2009-07-29 10:23:16

A bizarre New Zealand bat that is as much at home walking four-legged on the ground as winging through the air had an Australian ancestor 20 million years ago with the same rare ability, a new study has found.The discovery overturns a long-held held view that the agile walking and climbing skills of the lesser short-tailed bat - Mystacina tuberculata "“ evolved in the absence of any ground-dwelling mammal competitors or predators, says an international team of researchers led by Dr...

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2009-07-07 15:40:00

A research paper co-written by a Virginia Tech faculty member explains a 60-year mystery behind a rare bat's nose that is unusually large for its species. The findings soon will be published in the scientific trade journal, Physical Review Letters.The article, "Acoustic effects accurately predict an extreme case of biological morphology," by Z. Zhang, R. Mller, and S.N. Truong, details the adult Bourret's horseshoe bat (known scientifically as the "Rhinolophus paradoxolophus," meaning...


Latest Bats Reference Libraries

Common Bent-wing bat, Miniopterus schreibersii
2013-09-18 15:24:07

This species is part of the largest group of bats in the Vespertilionidae family and are found in subtropical regions such as Australia, Ethiopia, Europe and some Asian areas. Large caves or mines are ideal locations where colonies ranging from a few dozen to several million can hibernate. Hibernation lasts for about 12 days. Colonies will migrate several times a year depending on the weather patterns and as far away as 520 miles. Although the Common Bent-wing Bat is dependent on...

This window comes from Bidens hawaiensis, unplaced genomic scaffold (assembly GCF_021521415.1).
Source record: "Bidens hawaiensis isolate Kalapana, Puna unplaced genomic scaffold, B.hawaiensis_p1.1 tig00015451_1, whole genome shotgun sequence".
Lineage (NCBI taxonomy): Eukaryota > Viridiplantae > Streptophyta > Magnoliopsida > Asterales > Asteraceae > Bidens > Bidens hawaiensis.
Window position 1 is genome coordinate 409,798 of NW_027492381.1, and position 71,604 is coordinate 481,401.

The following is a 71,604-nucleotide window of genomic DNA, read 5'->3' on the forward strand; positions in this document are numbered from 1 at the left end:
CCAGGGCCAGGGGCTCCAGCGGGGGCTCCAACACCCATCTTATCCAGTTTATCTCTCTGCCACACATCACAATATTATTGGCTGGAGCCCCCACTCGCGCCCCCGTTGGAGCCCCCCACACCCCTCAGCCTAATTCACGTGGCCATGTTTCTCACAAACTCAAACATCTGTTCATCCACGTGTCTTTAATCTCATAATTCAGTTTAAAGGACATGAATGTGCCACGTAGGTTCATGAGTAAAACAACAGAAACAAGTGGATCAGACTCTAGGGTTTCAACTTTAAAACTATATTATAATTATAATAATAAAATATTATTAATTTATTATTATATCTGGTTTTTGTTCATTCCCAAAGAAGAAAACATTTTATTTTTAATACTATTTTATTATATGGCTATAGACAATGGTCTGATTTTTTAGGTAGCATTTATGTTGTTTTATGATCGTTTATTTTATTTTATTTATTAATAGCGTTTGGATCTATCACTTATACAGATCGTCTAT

Sulawesi Flying Fox, Acerodon celebensis
2013-08-29 10:18:35

The Sulawesi flying fox (Acerodon celebensis), also known as the Sulawesi fruit bat, is a species of mega bat that can be found in the Sulawesi subregion of Indonesia. Its range includes areas of Sulawesi, Butan like Mangole, Sanana, Selayar, Talenge, and Sangihe. It occurs at elevations of up to 4,921 feet in lowland habitats. It is often found in coastal areas near human settlements on the Sula Islands, causing experts to believe that it can withstand a small amount of human disturbance....

Grey-Headed Flying Fox, Pteropus poliocephalus
2013-07-09 15:17:51

The grey-headed flying fox (Pteropus poliocephalus) is a species of megabat that can be found in Australia. Its range includes a large area east of the Great Dividing Range that extends from Geelong to Bundaberg and includes Finch Hatton, Ingham, and Adelaide. It prefers a habitat within many areas including swamps, rainforests, and woodlands. The grey-headed flying fox is the largest bat within its range, reaching an average body length between 9.1 and 11.4 inches, a wingspan of up to 3.3...

Black-eared Flying Fox, Pteropus melanotus
2013-07-08 14:47:02

The black-eared flying fox (Pteropus melanotus), also known as the Christmas Island flying fox or Blyth's flying fox, is a species of megabat that can be found in India, Indonesia, and Australia. It has a limited range that includes the Andaman and Nicobar Islands in India, Sumatra in Indonesia, and Christmas Island in Australia. It is thought to prefer a habitat within mangrove forests near swamps and can be found at elevations of up to 3,280 feet above sea level. The black-eared flying...

Samoa Flying Fox, Pteropus samoensis
2013-07-08 14:43:23

The Samoa flying fox (Pteropus samoensis), also known as the Samoan flying fox, is a species of megabat that can be found in Samoa, American Samoa, and Fiji. It prefers a habitat within tropical and subtropical forests, but it can also be found near villages or plantations. It roosts in small colonies or alone in the forest canopy and females are thought to give birth to one pup per year. The Samoa flying fox is threatened by habitat loss and hunting in some areas of its range, but it can...

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Word of the Day
attercop
  • A spider.
  • Figuratively, a peevish, testy, ill-natured person.
'Attercop' comes from the Old English 'atorcoppe,' where 'atter' means 'poison, venom' and‎ 'cop' means 'spider.' 'Coppa' is a derivative of 'cop,' top, summit, round head, or 'copp,' cup, vessel, which refers to 'the supposed venomous properties of spiders,' says the OED. 'Copp' is still found in the word 'cobweb.'